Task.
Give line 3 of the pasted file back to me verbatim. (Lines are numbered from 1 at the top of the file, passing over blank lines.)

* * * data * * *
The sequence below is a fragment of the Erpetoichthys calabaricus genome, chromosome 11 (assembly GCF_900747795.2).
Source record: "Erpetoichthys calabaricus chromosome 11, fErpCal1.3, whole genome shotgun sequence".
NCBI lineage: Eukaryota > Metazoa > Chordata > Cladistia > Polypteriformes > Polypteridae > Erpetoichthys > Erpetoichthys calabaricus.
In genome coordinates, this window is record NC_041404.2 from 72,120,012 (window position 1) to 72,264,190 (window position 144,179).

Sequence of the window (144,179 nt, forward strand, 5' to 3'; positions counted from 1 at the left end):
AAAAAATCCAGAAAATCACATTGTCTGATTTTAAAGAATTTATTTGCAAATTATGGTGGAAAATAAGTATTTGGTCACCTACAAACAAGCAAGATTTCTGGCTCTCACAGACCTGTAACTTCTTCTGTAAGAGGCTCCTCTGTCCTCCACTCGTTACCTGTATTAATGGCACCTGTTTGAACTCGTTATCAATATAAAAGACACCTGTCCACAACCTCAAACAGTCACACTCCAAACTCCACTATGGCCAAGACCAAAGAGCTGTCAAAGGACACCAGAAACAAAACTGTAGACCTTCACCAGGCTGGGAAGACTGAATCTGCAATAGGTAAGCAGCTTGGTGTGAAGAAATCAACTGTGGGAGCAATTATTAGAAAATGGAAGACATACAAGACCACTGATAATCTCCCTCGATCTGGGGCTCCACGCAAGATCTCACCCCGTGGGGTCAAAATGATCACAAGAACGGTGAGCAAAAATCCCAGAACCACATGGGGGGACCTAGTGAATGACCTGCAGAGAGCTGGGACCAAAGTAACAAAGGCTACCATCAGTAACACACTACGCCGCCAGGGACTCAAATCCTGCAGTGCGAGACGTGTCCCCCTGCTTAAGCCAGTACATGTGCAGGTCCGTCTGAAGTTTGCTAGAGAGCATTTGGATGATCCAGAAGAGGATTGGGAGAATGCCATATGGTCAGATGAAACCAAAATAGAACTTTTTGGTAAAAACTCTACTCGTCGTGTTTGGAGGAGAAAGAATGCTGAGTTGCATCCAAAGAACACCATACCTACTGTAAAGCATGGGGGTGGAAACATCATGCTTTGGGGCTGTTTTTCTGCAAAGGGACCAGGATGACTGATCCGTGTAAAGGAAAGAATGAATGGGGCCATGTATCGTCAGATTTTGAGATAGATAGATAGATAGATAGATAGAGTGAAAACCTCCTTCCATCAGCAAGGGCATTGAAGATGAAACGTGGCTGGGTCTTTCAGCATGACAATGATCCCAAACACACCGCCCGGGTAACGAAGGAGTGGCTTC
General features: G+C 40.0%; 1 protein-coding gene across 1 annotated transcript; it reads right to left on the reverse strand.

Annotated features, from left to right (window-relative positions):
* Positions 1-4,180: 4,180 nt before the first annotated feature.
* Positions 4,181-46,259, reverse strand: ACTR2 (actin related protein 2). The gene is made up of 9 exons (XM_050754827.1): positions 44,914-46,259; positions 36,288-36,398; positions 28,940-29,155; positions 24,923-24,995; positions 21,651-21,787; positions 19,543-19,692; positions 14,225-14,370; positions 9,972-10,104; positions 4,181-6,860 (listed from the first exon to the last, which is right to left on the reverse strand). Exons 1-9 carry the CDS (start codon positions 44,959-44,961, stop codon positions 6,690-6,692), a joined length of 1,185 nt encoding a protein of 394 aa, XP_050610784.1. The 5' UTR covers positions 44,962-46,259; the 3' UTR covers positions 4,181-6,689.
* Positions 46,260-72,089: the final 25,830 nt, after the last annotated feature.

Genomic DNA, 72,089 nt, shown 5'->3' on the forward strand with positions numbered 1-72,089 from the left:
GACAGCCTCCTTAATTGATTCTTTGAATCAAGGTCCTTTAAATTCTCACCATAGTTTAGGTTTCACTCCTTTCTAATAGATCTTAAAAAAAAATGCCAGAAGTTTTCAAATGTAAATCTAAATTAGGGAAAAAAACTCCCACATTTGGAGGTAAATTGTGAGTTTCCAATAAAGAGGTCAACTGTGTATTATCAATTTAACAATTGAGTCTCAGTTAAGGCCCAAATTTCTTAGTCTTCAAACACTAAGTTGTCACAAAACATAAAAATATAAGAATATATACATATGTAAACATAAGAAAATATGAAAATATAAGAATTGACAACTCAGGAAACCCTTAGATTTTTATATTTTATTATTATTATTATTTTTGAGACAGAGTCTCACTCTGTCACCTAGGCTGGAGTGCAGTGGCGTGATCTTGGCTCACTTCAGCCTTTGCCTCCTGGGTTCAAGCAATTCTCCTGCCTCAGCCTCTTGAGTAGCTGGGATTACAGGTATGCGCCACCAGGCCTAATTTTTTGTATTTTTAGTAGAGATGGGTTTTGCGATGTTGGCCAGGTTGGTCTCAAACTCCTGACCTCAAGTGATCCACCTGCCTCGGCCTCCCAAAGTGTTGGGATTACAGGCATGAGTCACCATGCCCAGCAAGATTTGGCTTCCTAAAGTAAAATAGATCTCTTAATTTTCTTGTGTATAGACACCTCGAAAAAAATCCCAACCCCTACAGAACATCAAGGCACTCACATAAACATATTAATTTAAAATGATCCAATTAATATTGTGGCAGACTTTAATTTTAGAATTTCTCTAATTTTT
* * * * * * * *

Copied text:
NCBI lineage: Eukaryota > Metazoa > Chordata > Cladistia > Polypteriformes > Polypteridae > Erpetoichthys > Erpetoichthys calabaricus.